John Brockman's EDGE asks a tough question every year. For 2007 the question was "What are you optimistic about?" My answer was:

Emergent Democracy and Global Voices

I am optimistic that open networks will continue to grow and become available to more and more people. I am optimistic that computers will continue to become cheaper and more available. I am optimistic that the hardware and software will become more open, transparent and free. I am optimistic that the ability to for people to create, share and remix their works will provide a voice to the vast majority of people.

I believe that the Internet, open source and a global culture of discourse and sharing will become the pillar of democracy for the 21st Century. Whereas those in power as well as terrorists who are not have used broadcast technology and the mass media of the 20th century against the free world, I am optimistic that Internet will enable the collective voice of the people and that voice will be a voice of reason and good will.

There are other answers from other people on the website.

Happy New Year.

2 Comments

Personally, I am less impressed by the power of disintermediated "emergent democracy" than I am by quite examples of Government 1.0 being used to bring those results about.

The most striking example, I think: Brazilian consumers are now able to buy Lintel and AMDux machines for about 3-6 months of a minimum salary.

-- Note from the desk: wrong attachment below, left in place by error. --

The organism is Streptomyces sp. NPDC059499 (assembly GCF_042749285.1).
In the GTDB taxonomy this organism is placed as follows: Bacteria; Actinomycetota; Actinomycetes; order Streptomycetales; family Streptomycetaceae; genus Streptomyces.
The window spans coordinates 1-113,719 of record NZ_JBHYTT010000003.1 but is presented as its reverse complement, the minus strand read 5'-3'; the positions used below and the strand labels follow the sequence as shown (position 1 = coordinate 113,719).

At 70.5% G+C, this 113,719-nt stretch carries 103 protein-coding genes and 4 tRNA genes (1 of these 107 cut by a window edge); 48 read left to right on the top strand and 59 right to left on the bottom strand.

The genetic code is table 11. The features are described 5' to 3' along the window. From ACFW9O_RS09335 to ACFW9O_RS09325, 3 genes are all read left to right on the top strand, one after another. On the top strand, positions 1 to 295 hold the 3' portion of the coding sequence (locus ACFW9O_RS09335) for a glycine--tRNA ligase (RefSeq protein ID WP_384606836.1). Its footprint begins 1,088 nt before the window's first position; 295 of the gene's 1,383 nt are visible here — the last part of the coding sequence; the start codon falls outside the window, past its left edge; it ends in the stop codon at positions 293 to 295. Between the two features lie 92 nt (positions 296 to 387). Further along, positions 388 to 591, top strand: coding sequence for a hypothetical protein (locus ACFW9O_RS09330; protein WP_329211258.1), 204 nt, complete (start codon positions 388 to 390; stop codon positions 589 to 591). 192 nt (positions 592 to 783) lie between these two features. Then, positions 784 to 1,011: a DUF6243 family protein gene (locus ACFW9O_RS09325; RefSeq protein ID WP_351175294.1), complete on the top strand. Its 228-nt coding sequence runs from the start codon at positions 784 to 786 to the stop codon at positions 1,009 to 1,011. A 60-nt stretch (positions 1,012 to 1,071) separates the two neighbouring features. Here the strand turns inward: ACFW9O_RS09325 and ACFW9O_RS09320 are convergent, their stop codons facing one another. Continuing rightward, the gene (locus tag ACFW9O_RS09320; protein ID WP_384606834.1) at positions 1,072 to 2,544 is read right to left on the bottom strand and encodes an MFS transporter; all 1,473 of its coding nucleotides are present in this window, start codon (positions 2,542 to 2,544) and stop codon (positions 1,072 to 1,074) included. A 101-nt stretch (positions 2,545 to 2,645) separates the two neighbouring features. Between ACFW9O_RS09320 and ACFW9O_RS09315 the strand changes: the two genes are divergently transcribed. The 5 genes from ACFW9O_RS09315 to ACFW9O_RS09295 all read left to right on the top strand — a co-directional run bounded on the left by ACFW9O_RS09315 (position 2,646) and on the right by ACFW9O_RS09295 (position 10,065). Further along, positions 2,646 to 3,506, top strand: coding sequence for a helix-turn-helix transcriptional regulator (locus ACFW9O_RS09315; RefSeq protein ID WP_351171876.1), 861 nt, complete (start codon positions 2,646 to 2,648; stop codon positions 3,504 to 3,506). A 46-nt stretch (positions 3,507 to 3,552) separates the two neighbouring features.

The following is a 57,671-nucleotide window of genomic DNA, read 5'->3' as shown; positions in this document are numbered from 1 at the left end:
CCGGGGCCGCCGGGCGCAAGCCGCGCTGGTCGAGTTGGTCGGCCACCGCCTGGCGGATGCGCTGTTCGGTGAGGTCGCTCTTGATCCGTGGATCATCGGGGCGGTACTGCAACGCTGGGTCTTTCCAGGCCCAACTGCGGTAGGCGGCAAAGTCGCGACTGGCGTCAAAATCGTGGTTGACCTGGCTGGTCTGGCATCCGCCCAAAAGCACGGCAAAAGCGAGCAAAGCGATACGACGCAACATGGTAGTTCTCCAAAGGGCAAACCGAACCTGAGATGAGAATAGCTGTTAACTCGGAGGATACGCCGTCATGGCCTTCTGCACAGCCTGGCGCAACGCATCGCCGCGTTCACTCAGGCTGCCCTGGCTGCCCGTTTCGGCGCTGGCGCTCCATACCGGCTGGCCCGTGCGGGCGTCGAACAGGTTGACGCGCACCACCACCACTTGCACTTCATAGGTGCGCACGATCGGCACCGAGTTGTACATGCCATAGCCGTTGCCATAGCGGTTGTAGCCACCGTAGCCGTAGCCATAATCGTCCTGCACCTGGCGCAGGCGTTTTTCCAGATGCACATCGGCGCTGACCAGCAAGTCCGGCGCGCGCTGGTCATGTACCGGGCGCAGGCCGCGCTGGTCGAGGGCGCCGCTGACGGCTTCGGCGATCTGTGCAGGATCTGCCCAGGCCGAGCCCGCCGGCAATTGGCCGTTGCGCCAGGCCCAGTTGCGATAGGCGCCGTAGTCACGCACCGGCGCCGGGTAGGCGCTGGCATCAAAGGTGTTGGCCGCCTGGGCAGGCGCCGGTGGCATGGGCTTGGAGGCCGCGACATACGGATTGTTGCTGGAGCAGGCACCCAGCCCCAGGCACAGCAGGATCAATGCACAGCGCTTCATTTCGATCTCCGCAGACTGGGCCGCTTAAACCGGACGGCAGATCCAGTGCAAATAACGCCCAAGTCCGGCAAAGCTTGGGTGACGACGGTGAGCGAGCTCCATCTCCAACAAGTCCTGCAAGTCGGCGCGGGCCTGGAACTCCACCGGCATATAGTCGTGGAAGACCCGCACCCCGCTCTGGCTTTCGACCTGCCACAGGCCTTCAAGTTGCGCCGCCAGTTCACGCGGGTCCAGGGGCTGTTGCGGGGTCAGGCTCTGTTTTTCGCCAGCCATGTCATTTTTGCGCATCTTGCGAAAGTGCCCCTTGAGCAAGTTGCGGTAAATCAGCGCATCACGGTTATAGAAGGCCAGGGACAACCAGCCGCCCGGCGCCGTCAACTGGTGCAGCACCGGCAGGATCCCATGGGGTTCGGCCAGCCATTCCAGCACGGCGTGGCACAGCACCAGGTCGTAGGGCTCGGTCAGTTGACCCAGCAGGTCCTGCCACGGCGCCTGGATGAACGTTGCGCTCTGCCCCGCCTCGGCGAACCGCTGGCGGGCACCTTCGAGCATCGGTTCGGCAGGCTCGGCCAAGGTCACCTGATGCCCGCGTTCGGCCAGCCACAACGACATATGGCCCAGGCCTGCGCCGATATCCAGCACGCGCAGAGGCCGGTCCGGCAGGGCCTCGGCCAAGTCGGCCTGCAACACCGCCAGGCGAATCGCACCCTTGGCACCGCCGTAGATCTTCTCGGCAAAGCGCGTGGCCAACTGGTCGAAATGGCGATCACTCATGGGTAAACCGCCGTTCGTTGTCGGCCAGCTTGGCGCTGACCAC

And one reads that the Brazilian government will soon pass a law providing incentives for consumer technology developed in Brazil, by Brazilian firms, researchers and labor, using NEITHER AMD OR INTEL MICROPROCESSORS.

It seeks to acquire in the bargain the intellectual property that will allow it to develop its own processor industry.

Brazil, as you may know, is the world's biggest bathtub full of rare earths -- gallium arsenide, I think -- used in fast processors, but has had its own technological capacity held back by the beasts of no nation for decades.

And you know what? It was a democratically elected goverment -- armies of lawyers and policy wonks -- that managed to change that. Not a Smart Mob. An old fashioned "power of the purse" government. And not a Bolivarian revolution, either. A determined, dead serious monopoly-busting democratically-elected government counterweight to the predatory business practices of some of the same folks who sponsor the Creative Commons.

History tends to tell us that all the rest -- smart mobs, emergent democracy, disintermediation of markets, corporate social responsibility, business "ecosystems" -- is simply magical thinking -- or worse, if you will pardon me for stating the opinion in such strong terms. It is an opinion deeply held.

http://cbrayton.wordpress.com/2006/12/15/the-brazilian-digital-inclusion-wars-monopoly-is-not-a-foregone-conclusion/

Colin : I don't think governments doing smart things and emergent democracy are mutually exclusive. In fact, they should support and enable each other. I think Brazil is doing some great things and some of the greatest things involve enabling more and more people to have voice and share. I've talked to Brazilian government officials, activists and business people and I a very encouraged by their understanding of open networks.

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